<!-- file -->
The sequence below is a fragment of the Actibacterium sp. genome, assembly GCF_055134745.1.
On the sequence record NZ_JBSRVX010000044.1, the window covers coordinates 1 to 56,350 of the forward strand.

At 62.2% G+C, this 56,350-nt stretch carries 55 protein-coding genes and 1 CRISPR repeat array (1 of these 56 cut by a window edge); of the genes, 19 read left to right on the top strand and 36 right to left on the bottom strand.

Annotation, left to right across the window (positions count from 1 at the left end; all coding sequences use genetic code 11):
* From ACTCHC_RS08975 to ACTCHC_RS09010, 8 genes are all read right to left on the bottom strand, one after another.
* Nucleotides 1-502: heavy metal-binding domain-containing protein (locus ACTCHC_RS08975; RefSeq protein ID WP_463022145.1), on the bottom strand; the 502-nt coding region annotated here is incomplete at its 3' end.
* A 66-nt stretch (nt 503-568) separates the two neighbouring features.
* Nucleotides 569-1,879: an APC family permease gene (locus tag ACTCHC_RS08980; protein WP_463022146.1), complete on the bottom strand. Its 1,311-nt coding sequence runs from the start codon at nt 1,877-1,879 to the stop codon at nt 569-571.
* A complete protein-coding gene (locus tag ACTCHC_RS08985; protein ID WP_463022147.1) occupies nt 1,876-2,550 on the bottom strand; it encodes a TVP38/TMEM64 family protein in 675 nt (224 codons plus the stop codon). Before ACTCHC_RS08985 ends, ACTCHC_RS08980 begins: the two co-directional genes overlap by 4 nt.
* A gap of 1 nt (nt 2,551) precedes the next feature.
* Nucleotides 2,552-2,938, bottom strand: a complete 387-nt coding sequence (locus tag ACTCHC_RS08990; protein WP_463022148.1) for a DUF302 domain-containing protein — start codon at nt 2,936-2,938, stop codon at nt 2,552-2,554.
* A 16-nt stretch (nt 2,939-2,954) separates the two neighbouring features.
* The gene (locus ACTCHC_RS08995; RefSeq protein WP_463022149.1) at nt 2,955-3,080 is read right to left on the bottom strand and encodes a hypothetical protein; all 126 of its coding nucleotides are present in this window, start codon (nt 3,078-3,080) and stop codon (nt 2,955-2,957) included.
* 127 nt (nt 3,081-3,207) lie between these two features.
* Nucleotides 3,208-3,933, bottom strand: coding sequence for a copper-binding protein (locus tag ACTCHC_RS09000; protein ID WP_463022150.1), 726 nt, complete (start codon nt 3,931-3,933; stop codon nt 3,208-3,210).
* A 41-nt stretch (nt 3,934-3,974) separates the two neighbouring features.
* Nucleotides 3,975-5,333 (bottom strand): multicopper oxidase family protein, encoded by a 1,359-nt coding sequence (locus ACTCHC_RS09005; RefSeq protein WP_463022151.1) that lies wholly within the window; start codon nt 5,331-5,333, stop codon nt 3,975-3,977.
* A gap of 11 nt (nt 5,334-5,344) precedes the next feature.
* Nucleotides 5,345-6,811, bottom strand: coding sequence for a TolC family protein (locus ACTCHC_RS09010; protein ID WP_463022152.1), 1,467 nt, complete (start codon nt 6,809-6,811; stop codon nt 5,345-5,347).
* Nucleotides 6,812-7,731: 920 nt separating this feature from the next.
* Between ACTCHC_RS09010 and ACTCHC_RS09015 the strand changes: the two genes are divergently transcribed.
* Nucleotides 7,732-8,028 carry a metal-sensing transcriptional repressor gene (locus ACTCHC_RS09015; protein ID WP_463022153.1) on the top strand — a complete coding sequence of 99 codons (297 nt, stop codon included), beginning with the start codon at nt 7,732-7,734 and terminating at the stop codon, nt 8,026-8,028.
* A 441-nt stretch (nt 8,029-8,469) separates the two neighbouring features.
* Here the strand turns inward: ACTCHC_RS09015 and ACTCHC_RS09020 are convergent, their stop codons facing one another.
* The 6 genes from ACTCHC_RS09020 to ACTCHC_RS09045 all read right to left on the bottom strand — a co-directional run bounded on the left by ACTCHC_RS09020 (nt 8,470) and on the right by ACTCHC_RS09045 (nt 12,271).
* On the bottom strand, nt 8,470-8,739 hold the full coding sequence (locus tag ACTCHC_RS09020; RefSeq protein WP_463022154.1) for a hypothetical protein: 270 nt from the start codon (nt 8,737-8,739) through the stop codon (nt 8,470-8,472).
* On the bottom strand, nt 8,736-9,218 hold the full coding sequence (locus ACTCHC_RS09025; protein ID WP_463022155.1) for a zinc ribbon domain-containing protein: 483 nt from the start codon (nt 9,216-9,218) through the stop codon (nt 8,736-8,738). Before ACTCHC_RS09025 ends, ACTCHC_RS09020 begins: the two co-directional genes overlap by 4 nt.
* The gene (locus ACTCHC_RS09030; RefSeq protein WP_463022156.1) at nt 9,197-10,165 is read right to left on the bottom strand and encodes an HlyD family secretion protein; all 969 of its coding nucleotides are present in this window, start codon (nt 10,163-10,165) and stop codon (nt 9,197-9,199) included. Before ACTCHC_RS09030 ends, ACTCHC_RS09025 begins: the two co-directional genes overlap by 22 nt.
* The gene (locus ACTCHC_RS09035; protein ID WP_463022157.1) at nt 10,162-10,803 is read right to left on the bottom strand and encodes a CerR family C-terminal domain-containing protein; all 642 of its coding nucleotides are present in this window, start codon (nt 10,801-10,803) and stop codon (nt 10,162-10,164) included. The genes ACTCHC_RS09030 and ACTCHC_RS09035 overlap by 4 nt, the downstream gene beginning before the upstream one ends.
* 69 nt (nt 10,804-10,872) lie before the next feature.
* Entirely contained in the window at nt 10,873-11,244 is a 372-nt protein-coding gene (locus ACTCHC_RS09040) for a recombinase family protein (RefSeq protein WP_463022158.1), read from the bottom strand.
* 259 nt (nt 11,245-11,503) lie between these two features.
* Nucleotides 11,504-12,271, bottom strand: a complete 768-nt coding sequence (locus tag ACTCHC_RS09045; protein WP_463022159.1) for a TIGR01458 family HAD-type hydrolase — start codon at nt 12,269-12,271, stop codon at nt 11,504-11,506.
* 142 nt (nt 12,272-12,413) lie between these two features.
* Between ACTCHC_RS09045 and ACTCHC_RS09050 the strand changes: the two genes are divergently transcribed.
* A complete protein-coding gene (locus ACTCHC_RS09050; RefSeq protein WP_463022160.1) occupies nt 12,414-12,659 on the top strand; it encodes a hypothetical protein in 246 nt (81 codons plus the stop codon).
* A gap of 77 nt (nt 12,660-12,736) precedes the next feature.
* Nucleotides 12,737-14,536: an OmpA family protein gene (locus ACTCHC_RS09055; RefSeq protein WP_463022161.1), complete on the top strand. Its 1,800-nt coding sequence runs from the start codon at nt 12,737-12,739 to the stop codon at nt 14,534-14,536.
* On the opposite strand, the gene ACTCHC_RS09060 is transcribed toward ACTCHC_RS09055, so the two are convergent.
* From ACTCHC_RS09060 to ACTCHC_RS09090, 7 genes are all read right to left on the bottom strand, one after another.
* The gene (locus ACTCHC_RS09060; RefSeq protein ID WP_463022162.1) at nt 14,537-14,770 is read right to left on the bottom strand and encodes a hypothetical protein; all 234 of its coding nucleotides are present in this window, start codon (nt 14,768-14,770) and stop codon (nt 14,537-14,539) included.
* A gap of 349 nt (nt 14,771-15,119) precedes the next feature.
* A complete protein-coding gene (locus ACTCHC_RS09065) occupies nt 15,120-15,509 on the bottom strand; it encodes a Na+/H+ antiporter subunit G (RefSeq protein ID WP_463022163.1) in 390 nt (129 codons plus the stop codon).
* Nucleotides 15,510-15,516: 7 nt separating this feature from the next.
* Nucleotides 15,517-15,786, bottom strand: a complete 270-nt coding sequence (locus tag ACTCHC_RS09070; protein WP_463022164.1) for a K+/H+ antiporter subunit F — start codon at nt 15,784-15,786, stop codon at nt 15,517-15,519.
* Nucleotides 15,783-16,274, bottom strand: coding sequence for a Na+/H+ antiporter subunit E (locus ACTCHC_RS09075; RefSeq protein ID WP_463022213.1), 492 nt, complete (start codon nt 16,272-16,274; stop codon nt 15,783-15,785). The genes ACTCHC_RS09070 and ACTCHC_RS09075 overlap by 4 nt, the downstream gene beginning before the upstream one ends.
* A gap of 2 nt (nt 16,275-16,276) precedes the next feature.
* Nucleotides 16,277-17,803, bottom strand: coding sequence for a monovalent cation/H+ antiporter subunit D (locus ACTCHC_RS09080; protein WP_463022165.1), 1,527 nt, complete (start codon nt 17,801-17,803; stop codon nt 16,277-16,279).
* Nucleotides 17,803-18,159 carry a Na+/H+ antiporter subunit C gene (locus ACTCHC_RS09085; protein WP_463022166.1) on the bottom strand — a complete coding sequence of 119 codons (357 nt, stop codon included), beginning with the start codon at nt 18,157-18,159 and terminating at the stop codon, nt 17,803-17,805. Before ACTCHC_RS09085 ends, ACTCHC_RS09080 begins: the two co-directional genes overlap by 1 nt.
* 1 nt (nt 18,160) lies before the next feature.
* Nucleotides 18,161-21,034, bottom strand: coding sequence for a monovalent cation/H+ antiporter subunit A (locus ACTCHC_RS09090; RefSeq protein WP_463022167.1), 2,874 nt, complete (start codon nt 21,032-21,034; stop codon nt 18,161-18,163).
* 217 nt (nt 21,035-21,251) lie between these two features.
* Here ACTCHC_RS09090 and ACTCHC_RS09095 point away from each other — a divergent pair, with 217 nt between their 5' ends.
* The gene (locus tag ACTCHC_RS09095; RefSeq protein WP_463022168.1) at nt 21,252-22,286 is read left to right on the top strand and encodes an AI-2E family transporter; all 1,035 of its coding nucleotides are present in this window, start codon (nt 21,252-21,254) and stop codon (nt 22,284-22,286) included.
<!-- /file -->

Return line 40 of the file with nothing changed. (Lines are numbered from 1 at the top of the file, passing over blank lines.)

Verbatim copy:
* From ACTCHC_RS09060 to ACTCHC_RS09090, 7 genes are all read right to left on the bottom strand, one after another.